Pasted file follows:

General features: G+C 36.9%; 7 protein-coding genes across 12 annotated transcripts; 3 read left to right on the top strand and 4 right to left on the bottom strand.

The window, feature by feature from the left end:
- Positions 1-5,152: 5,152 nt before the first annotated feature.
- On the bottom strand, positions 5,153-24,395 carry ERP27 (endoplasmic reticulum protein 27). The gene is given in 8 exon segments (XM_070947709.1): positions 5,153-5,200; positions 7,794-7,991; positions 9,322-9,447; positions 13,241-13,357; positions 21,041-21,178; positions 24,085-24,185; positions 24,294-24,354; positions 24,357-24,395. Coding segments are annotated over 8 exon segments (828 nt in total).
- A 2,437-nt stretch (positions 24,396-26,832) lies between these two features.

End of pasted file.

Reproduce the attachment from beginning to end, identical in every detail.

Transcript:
General features: G+C 36.9%; 7 protein-coding genes across 12 annotated transcripts; 3 read left to right on the top strand and 4 right to left on the bottom strand.

The window, feature by feature from the left end:
- Positions 1-5,152: 5,152 nt before the first annotated feature.
- On the bottom strand, positions 5,153-24,395 carry ERP27 (endoplasmic reticulum protein 27). The gene is given in 8 exon segments (XM_070947709.1): positions 5,153-5,200; positions 7,794-7,991; positions 9,322-9,447; positions 13,241-13,357; positions 21,041-21,178; positions 24,085-24,185; positions 24,294-24,354; positions 24,357-24,395. Coding segments are annotated over 8 exon segments (828 nt in total).
- A 2,437-nt stretch (positions 24,396-26,832) lies between these two features.